The 2014 review was based upon an ‘Expense of Time’ approach and ultimately the Master of Rolls declined the recommendations on the basis that there was simply insufficient evidence to implement the changes. The committee heard oral evidence from all interested parties, which meant looking at what solicitors’ overheads were and what profit they were making. This was a controversial exercise as it was not the function of the Court to control solicitors’ profit margins. The 2020 review is adopting a different approach and is seeking evidence of actual hourly rates agreed between parties and in particular awarded on assessment for a three month period between 1st September and 27th November 2020.

It is estimated that less than 1% of cost disputes proceed to a detailed assessment hearing in which a determination is made on hourly rates. This is an extremely small sample of data to be then used as the basis to recommend any potential changes to the GHR.  Further, matters that proceed to detailed assessment are not necessarily representative of the types of litigation that practitioners deal with on a day to day basis and are more likely to be those cases where a rate significantly in excess of the GHR is claimed; there is a clear risk that the data captured will be skewed as based on untypical cases.  

What to expect in 2021

The current working group is now considering the evidence of assessed and agreed hourly rates submitted and it is anticipated will publish an interim report shortly, possibly before Christmas. The working group consists of members of the judiciary and stakeholder representatives including Peter Causton as a representative of defendant’s solicitors. Peter was on the 2014 review committee representing defendant’s solicitors on behalf of the Law Society. Once the full report is finalised, it will be submitted for consideration by the Master of the Rolls. It seems therefore that to ensure the interests of stakeholders are fully articulated during the formulation of the full report that it will be down to the relevant representative and industry bodies to ensure all of the arguments are submitted.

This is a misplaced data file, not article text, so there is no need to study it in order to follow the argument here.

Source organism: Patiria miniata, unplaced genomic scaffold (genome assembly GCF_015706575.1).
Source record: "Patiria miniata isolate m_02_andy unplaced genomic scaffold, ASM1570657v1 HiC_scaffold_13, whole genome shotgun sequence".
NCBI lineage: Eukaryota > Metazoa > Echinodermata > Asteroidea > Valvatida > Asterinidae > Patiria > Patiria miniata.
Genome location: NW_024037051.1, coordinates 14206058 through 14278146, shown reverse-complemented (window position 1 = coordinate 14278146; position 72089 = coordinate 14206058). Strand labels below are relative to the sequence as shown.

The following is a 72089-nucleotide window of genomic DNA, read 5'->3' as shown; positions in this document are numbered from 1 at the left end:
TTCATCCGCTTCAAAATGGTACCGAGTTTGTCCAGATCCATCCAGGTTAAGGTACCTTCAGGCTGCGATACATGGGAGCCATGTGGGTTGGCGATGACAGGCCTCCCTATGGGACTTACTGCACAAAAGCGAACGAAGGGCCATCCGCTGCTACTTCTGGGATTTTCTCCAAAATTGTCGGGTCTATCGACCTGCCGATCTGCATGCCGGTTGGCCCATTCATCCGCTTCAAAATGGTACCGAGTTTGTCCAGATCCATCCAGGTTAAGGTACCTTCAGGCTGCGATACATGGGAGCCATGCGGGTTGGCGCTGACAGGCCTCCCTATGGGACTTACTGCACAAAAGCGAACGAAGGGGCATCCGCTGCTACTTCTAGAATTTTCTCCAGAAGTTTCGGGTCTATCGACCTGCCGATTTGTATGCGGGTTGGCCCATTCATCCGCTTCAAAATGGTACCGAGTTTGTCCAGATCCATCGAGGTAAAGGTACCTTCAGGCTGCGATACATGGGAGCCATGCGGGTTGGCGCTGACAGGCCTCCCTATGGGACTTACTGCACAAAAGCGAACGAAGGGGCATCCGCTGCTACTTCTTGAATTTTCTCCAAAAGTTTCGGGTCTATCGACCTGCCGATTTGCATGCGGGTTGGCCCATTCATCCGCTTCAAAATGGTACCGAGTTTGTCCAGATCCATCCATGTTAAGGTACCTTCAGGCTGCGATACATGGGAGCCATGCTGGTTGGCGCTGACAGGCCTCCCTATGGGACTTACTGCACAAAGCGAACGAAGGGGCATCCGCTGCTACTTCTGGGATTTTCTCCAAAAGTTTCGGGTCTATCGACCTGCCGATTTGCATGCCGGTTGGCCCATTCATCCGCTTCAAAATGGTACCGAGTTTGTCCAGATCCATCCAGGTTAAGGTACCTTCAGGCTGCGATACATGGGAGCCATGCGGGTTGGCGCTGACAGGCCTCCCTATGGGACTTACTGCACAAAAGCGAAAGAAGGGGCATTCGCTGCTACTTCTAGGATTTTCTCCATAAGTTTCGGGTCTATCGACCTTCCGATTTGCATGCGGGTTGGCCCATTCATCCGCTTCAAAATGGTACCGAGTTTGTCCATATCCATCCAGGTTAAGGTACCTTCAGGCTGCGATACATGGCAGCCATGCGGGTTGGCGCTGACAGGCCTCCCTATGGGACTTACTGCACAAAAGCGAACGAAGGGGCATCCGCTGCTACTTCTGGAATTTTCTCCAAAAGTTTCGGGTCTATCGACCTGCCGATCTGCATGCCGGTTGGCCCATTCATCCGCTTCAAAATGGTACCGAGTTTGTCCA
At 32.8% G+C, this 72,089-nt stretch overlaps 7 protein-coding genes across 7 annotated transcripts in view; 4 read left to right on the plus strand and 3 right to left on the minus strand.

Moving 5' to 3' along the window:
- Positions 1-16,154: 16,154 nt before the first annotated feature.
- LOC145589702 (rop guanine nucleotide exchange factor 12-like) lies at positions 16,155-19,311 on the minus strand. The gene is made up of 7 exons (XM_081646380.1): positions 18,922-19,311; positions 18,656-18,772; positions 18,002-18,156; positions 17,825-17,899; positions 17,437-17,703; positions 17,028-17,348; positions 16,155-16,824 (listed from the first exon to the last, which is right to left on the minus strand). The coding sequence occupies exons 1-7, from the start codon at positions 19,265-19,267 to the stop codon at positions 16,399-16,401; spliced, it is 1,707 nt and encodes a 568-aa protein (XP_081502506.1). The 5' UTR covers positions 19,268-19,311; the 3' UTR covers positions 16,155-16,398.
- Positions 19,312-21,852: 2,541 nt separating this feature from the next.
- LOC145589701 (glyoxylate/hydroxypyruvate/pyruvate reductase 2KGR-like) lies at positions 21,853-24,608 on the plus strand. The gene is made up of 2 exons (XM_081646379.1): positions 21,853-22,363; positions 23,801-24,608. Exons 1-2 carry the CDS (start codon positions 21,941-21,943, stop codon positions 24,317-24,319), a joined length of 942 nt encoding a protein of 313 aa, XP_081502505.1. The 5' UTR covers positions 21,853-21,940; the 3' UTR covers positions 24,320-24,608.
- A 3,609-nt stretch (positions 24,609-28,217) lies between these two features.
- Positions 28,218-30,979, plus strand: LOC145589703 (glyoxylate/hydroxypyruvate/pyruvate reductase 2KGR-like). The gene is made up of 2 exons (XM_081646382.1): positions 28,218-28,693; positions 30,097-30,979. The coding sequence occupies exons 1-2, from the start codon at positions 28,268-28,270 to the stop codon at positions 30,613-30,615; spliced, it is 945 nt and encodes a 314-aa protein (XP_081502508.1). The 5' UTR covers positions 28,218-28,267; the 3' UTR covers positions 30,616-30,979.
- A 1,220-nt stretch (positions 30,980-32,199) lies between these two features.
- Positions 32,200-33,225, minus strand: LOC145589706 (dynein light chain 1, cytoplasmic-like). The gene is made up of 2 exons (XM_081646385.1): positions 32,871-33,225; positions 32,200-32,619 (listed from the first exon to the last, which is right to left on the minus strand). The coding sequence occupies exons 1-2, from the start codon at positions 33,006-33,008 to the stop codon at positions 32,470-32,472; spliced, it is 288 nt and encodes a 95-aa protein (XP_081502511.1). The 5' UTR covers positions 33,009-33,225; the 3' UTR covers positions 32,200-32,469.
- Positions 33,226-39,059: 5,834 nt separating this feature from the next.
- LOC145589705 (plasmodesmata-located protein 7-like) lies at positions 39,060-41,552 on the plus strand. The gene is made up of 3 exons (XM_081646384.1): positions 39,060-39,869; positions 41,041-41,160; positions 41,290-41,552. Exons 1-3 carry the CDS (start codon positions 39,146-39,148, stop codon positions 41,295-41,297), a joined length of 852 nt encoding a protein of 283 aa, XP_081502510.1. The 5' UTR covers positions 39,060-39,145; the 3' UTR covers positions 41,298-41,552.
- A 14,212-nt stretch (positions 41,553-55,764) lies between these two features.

It seems we will soon find out what hourly rate a lawyer can recover in 2021 to the limited extent reflected in the GHR. The danger for paying parties is that any review will result in an increase, costing them more money just as they try and cope with the very crisis that the review data will not take into account.  

Adam Burrell heads up the Costs Product in the Claims Solutions Group at DACB and is a member of the Costs Sector Focus Team at the Forum of Insurance Lawyers.

Peter Causton is a consultant to the Claims Solutions Group at DACB and sits as a Deputy District Judge on the Northern Circuit as well as being the Law Society Civil Litigation Council Member and barrister at Whitestone Chambers. Peter is also a member of the Judicial Liaison Committee, which is currently considering ways of encouraging the use of mediation at an early stage in litigation. He also runs the mediation pilot in Manchester and has set up a national mediation provider, ProMediate.

Please get in touch with Adam Burrell if you have any concerns with the review and the impact that a recommended increase might have on you. 

Authors

Adam Burrell

Adam Burrell

Birmingham

+44(0)121 698 5322